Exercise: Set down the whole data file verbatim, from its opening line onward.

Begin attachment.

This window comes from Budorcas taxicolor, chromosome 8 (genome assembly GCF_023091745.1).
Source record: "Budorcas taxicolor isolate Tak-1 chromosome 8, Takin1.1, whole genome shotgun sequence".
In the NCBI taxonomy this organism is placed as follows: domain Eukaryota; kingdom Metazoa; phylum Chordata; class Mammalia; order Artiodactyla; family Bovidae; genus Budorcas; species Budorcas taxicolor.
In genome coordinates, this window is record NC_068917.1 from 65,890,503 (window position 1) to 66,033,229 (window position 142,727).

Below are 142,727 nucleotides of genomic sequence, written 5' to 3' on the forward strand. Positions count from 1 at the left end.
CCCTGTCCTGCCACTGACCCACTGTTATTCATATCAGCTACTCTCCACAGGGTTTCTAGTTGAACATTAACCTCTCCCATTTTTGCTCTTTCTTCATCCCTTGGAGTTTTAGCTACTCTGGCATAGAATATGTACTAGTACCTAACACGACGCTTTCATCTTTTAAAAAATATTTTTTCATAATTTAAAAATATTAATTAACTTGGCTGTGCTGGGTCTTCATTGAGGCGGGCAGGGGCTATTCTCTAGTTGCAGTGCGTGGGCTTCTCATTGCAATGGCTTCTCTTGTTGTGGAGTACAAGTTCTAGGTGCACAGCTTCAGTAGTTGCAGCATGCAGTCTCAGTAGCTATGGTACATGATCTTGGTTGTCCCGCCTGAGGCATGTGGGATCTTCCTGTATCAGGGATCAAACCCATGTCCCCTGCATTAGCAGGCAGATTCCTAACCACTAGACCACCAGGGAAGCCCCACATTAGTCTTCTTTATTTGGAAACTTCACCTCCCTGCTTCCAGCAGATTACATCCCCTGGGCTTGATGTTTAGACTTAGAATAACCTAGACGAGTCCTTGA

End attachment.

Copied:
This window comes from Budorcas taxicolor, chromosome 8 (genome assembly GCF_023091745.1).
Source record: "Budorcas taxicolor isolate Tak-1 chromosome 8, Takin1.1, whole genome shotgun sequence".
In the NCBI taxonomy this organism is placed as follows: domain Eukaryota; kingdom Metazoa; phylum Chordata; class Mammalia; order Artiodactyla; family Bovidae; genus Budorcas; species Budorcas taxicolor.
In genome coordinates, this window is record NC_068917.1 from 65,890,503 (window position 1) to 66,033,229 (window position 142,727).

Below are 142,727 nucleotides of genomic sequence, written 5' to 3' on the forward strand. Positions count from 1 at the left end.
CCCTGTCCTGCCACTGACCCACTGTTATTCATATCAGCTACTCTCCACAGGGTTTCTAGTTGAACATTAACCTCTCCCATTTTTGCTCTTTCTTCATCCCTTGGAGTTTTAGCTACTCTGGCATAGAATATGTACTAGTACCTAACACGACGCTTTCATCTTTTAAAAAATATTTTTTCATAATTTAAAAATATTAATTAACTTGGCTGTGCTGGGTCTTCATTGAGGCGGGCAGGGGCTATTCTCTAGTTGCAGTGCGTGGGCTTCTCATTGCAATGGCTTCTCTTGTTGTGGAGTACAAGTTCTAGGTGCACAGCTTCAGTAGTTGCAGCATGCAGTCTCAGTAGCTATGGTACATGATCTTGGTTGTCCCGCCTGAGGCATGTGGGATCTTCCTGTATCAGGGATCAAACCCATGTCCCCTGCATTAGCAGGCAGATTCCTAACCACTAGACCACCAGGGAAGCCCCACATTAGTCTTCTTTATTTGGAAACTTCACCTCCCTGCTTCCAGCAGATTACATCCCCTGGGCTTGATGTTTAGACTTAGAATAACCTAGACGAGTCCTTGA